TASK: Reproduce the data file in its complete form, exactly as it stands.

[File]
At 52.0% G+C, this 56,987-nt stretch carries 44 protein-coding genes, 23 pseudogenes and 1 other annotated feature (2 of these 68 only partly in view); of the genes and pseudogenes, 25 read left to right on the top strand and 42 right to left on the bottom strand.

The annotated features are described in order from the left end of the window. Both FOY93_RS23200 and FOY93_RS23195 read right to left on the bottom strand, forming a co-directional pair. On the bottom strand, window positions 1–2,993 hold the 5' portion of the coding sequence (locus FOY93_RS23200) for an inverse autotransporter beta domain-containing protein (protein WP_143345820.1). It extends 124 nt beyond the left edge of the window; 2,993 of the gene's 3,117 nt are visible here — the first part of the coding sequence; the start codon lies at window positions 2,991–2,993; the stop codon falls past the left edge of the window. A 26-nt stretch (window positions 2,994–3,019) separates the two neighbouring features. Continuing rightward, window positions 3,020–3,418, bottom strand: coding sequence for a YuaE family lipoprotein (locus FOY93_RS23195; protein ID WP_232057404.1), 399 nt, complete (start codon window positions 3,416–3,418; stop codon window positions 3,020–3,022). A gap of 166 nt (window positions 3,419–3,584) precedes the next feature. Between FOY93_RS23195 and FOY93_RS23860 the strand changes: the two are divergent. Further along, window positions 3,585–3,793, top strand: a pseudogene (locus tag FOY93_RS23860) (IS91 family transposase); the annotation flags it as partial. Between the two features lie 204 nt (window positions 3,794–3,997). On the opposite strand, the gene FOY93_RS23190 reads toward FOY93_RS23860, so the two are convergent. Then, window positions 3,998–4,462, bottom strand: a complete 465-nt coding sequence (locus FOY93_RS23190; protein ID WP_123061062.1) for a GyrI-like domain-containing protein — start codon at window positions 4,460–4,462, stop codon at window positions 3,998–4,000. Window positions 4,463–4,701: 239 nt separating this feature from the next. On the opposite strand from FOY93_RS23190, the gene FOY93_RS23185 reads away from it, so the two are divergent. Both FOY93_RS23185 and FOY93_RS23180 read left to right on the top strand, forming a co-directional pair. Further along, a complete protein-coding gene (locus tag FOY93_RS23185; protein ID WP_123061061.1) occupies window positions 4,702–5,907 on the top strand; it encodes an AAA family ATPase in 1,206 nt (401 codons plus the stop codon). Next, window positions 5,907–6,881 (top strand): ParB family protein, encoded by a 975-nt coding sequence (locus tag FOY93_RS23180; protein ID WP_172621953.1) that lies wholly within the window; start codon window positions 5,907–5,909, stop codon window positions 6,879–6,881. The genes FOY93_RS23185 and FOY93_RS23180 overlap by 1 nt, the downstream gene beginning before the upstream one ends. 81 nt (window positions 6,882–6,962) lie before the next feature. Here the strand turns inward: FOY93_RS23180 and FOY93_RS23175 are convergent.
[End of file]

At 52.0% G+C, this 56,987-nt stretch carries 44 protein-coding genes, 23 pseudogenes and 1 other annotated feature (2 of these 68 only partly in view); of the genes and pseudogenes, 25 read left to right on the top strand and 42 right to left on the bottom strand.

The annotated features are described in order from the left end of the window. Both FOY93_RS23200 and FOY93_RS23195 read right to left on the bottom strand, forming a co-directional pair. On the bottom strand, window positions 1–2,993 hold the 5' portion of the coding sequence (locus FOY93_RS23200) for an inverse autotransporter beta domain-containing protein (protein WP_143345820.1). It extends 124 nt beyond the left edge of the window; 2,993 of the gene's 3,117 nt are visible here — the first part of the coding sequence; the start codon lies at window positions 2,991–2,993; the stop codon falls past the left edge of the window. A 26-nt stretch (window positions 2,994–3,019) separates the two neighbouring features. Continuing rightward, window positions 3,020–3,418, bottom strand: coding sequence for a YuaE family lipoprotein (locus FOY93_RS23195; protein ID WP_232057404.1), 399 nt, complete (start codon window positions 3,416–3,418; stop codon window positions 3,020–3,022). A gap of 166 nt (window positions 3,419–3,584) precedes the next feature. Between FOY93_RS23195 and FOY93_RS23860 the strand changes: the two are divergent. Further along, window positions 3,585–3,793, top strand: a pseudogene (locus tag FOY93_RS23860) (IS91 family transposase); the annotation flags it as partial. Between the two features lie 204 nt (window positions 3,794–3,997). On the opposite strand, the gene FOY93_RS23190 reads toward FOY93_RS23860, so the two are convergent. Then, window positions 3,998–4,462, bottom strand: a complete 465-nt coding sequence (locus FOY93_RS23190; protein ID WP_123061062.1) for a GyrI-like domain-containing protein — start codon at window positions 4,460–4,462, stop codon at window positions 3,998–4,000. Window positions 4,463–4,701: 239 nt separating this feature from the next. On the opposite strand from FOY93_RS23190, the gene FOY93_RS23185 reads away from it, so the two are divergent. Both FOY93_RS23185 and FOY93_RS23180 read left to right on the top strand, forming a co-directional pair. Further along, a complete protein-coding gene (locus tag FOY93_RS23185; protein ID WP_123061061.1) occupies window positions 4,702–5,907 on the top strand; it encodes an AAA family ATPase in 1,206 nt (401 codons plus the stop codon). Next, window positions 5,907–6,881 (top strand): ParB family protein, encoded by a 975-nt coding sequence (locus tag FOY93_RS23180; protein ID WP_172621953.1) that lies wholly within the window; start codon window positions 5,907–5,909, stop codon window positions 6,879–6,881. The genes FOY93_RS23185 and FOY93_RS23180 overlap by 1 nt, the downstream gene beginning before the upstream one ends. 81 nt (window positions 6,882–6,962) lie before the next feature. Here the strand turns inward: FOY93_RS23180 and FOY93_RS23175 are convergent.